Much has been written about the Stadium course at the Tournament Players Club at Sawgrass and we all know about the signature hole, the notorious and infamous 17th. Sufficient has been written about this hole to rival Tolstoy’s War and Peace. In Pete Dye’s original design, the 17th green was not an island, it was planned to have water only on the right hand side. Alice Dye had a different idea and the result is perhaps the most well-known and most photographed hole in American.
Sawgrass started out in life as a swamp, as did most of the Florida Panhandle, but this did not deter Deane Beman who purchased the 400-acre site for the princely sum of $1 in 1978. Three years later, after performing minor miracles with drainage works, the Stadium course opened for play and it’s one of Pete Dye’s crackers.
Unfortunately, most people leave Sawgrass with water on the brain and either a positive or negative memory of the 17th hole (depending on how many balls were dumped into the drink). But this is really a course for the strategist with a selection of brilliant holes – including the magnificent strategic par five 11th which requires an accurate drive down the right in order to avoid a beach on the left, which is roughly the size of Daytona. Big hitters may elect to go for the green in two but it’s a risky option with the lateral water hazard cutting its way diagonally across the front and then off to the right of the green.
The 16th heralds the start of a brilliant closing sequence with another reachable par five but again it’s fraught with water danger. Then there’s the infamous 17th and the corking 18th a par four that doglegs its way around a lake.
Immediately after the Players Championship event in 2016, a range of improvements were made to the course by Steve Wenzloff, in-house designer for the PGA Tour. Foremost of these alterations was the redesign of the par four 12th, the most significant hole renovation since the Stadium course opened.
Gone is the old, boring 358-yard, drive-and-pitch par four, replaced by an exciting, drivable 302-yard hole. The old par four was short and in reach for most of the big hitting pros but few would ever go for the green from the tee because the penalty for missing the target was so severe.
The old doglegged fairway has now been removed, along with the severe greenside mounding and steep drop-offs, replaced by a straightforward fairway which leads to a large, rectangular-shaped, right-to-left sloping green. There’s also subtle mounding to the right of the putting surface that can easily push a tee shot further right or left than intended.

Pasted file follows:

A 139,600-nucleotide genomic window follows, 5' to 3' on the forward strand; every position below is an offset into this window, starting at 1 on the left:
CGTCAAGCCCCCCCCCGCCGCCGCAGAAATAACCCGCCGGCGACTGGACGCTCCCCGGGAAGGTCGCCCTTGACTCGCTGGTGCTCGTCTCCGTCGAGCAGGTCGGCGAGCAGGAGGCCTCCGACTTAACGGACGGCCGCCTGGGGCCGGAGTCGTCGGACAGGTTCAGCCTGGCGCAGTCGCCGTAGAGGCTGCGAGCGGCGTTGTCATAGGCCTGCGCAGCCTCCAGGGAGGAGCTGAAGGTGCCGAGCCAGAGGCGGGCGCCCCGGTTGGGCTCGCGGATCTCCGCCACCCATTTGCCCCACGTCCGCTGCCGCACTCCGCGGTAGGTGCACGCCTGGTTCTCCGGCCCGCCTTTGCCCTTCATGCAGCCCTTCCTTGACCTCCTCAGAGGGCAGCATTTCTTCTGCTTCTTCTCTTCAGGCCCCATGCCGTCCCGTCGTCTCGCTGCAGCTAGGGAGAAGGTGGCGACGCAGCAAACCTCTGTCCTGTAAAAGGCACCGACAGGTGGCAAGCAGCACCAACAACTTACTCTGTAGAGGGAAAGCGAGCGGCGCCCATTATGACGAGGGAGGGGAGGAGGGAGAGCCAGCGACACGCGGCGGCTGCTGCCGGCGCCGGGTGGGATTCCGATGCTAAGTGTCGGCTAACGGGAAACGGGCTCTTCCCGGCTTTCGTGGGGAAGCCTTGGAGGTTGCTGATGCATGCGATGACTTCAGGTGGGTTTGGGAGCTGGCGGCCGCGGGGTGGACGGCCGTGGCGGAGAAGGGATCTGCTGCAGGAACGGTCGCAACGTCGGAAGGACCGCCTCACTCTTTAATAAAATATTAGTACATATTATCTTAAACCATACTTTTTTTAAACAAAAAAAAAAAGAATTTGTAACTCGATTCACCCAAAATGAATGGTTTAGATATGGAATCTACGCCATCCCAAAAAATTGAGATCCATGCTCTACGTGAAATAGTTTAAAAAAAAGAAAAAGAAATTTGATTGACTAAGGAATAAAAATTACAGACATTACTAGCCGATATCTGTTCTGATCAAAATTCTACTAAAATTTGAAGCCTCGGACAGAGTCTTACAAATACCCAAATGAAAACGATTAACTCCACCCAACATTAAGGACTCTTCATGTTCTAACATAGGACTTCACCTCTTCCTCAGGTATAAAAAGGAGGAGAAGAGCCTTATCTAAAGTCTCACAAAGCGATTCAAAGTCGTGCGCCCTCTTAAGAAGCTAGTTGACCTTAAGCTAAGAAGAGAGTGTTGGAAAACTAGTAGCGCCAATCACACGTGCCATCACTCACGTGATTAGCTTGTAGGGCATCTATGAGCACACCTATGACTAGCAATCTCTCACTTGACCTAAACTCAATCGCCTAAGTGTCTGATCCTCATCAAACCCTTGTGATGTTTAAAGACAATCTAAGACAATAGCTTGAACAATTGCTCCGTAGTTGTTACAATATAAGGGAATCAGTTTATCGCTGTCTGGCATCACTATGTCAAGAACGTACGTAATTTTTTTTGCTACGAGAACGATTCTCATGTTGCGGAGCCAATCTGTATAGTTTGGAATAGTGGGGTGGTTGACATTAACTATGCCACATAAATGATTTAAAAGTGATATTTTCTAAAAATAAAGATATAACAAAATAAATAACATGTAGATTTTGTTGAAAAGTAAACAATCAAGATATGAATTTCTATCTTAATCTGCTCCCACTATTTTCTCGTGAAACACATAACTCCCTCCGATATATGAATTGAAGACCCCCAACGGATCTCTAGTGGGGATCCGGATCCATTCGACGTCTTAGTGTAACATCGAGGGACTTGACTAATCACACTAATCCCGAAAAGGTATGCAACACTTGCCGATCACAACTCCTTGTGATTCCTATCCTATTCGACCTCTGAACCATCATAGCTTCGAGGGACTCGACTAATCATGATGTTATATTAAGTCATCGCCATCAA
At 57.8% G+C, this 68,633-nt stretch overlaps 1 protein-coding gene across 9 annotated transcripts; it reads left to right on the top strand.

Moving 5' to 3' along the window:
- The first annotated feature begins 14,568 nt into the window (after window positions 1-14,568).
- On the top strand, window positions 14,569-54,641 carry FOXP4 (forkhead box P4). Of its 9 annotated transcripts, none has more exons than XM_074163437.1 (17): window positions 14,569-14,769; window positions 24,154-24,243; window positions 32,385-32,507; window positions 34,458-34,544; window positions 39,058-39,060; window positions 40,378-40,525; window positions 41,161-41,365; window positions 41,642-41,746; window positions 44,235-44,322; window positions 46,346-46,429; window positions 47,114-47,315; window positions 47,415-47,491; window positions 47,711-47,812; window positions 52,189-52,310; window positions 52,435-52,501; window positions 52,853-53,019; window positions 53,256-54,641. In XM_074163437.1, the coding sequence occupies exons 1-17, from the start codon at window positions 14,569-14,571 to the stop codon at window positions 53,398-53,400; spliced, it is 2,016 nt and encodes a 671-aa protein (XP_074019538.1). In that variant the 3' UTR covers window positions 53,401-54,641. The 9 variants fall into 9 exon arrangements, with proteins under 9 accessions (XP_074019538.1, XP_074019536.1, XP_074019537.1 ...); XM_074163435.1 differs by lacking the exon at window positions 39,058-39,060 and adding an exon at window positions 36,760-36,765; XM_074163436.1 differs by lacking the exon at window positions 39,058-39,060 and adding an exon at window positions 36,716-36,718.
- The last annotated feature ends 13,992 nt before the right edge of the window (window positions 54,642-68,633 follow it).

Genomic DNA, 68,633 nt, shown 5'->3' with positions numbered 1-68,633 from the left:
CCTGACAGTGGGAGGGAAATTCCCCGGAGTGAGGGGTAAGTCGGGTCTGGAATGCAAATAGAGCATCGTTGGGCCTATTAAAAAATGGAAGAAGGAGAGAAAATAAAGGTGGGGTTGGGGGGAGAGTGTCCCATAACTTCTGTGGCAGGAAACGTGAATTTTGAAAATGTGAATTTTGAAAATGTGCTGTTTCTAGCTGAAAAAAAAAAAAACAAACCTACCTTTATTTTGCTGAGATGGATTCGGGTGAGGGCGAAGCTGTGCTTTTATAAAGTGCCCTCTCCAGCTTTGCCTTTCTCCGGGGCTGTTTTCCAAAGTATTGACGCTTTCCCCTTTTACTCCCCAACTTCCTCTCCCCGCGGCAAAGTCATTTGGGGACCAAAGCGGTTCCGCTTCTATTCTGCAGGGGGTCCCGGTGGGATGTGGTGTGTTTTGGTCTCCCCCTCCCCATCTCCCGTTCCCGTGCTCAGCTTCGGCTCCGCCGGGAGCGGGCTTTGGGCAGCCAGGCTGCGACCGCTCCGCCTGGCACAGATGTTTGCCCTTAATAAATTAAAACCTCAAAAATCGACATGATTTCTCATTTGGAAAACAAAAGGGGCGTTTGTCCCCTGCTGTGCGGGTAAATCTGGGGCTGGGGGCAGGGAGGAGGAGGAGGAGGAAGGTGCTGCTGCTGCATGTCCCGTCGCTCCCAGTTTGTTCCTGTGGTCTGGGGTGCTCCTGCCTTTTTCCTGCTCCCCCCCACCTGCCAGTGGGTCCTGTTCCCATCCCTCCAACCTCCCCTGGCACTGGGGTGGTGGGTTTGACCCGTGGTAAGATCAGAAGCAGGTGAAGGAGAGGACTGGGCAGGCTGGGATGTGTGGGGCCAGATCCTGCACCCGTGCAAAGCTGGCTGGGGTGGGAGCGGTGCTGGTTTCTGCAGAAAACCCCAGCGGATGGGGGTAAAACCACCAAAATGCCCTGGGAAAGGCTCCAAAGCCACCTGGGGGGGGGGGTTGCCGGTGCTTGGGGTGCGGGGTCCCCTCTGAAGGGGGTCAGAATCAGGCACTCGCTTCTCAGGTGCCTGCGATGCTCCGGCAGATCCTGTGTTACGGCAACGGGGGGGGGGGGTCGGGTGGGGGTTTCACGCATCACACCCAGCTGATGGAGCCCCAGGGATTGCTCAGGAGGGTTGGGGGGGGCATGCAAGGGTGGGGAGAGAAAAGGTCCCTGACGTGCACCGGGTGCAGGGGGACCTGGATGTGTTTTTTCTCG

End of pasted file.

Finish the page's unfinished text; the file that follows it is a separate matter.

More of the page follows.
A new lake sits to the left of the green and a long waste bunker needs to be carried, around 255 yards from the tee, with pot bunkers positioned to the right of the putting surface. For those who choose to layup, sound risk/reward judgment is still called for and a tee shot to the left side of the fairway is the one offering the best angle into the green.
There is no way this is the number two course in Florida, but it is still pretty cool. The Stadium course was the brainchild of Deane Beman while he was the PGA Commissioner. The concept was a world class golf course to host an annual tournament that was fan centric and had the capacity to hold over 30,000 spectators. Beman chose pat Dye as the architect and it is a pretty balanced layout, with long and short holes and doglegs right and left. Today it is an unquestioned success, but when it opened in 1982 the players did not like it at all. The famous Nicklaus quote in answer to whether it suited his game, "No, I've never been very good at stopping a 5-iron on the hood of a car.” After the tournament Dye went back to work and the result is a much more playable course.
To the course, there is lots of sand and water, but the water does not come into play that much. The equalizer is the speed of the greens and they are VERY GRAINY. The fourth hole does have a forced carry over water but more prevalent is the par 4 6th with water on the left but it is protected by a long parallel bunker. Unless you hit a big hook in the air the water is not in play at all. Another word of caution, there is a plethora of large pine trees that are just dying to block you out. One of my favorite holes, if only because I birdied it, is the par 3 13th. It does not get the love it deserves, for obvious reasons, but if the pin is tucked way left it is a daunting golf shot.